After a few unsuccessful attempts to meet highly competitive requirements to pursue a specialized career in the U.S. Navy Lt. Mary Smith (a pseudonym) finds herself stuck at a training installation for quite a bit longer than anticipated. An expected six-month stay, she says, has turned into a year and a half.
Smith spoke to The Epoch Times using a pseudonym, for fear of reprisal.
With a new home and property in another state, Smith has been unable to live with her husband of two years as they’ve been separated for three times the anticipated length of time she predicted. “We’re newlyweds and we’ve only lived together about four or five months,” she said.
While there are different paths for her career to pursue away from the current training facility, including a more general assignment or a different specialization, Smith—like many others—is unable to go on official travel because of her vaccination status.
NAVADMIN 130/22, a Navy-specific administrative message, states, “Individuals who are not fully vaccinated, or who decline to provide information about their vaccination status, are limited to only mission-critical official travel, both domestic and international.”
A response to Smith’s religious accommodation request has remained unanswered since December 2021. She is concerned that the court injunction that prevents the Navy from separating those who applied for religious waivers will further delay matters as she finds herself stuck waiting. “Although I am grateful for the injunction, I still cannot be with my husband,” she said.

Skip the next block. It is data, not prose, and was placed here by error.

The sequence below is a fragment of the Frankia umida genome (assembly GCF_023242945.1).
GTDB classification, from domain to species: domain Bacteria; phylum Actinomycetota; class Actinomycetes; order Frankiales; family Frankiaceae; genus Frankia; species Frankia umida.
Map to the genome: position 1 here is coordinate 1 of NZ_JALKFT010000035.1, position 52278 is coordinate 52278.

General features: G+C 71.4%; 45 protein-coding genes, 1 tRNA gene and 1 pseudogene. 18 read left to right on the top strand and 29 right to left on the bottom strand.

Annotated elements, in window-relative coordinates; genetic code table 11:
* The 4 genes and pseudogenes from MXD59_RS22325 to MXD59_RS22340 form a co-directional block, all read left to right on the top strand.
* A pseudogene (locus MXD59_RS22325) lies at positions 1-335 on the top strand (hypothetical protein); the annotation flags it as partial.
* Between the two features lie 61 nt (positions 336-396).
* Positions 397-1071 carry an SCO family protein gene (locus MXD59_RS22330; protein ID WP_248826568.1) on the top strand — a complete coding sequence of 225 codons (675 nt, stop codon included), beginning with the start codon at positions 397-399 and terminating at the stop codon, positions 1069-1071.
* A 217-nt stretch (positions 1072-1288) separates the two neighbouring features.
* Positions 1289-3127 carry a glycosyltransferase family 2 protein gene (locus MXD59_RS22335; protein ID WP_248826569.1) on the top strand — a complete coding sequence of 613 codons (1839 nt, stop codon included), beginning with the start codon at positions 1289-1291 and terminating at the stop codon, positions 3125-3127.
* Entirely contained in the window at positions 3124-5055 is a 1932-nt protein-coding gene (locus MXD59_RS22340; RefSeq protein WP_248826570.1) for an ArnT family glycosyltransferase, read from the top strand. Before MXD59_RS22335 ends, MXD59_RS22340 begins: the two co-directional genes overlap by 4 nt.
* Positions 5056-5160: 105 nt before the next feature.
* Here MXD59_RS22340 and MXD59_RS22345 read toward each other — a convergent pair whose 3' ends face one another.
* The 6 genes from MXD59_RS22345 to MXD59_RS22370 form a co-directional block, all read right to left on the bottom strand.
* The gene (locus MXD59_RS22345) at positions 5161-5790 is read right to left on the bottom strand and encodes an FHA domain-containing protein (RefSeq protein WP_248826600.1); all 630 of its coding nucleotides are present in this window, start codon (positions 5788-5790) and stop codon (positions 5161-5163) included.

Because Smith is unvaccinated, the Navy has refused to allow for a Permanent Change of Station (PCS) to be closer to her husband and family. “I’m able to take leave once a month to visit my husband and family, but I’m not allowed to PCS—and that simply doesn’t make any sense,” she said.
Smith submitted an exemption to policy (ETP) request to transfer in early June but the ETP “has been sitting on the Office of the Chief of Naval Operations’ desk for a few months,” she said, adding that she has “no idea what the Navy is going to do with me.” She has been asking for updates weekly with the only response being “you will hear something soon. ”For Smith, “soon is not good enough.” She would like “the courtesy and respect of a timely response” since she has always been expected to provide the same.
By J.M. Phelps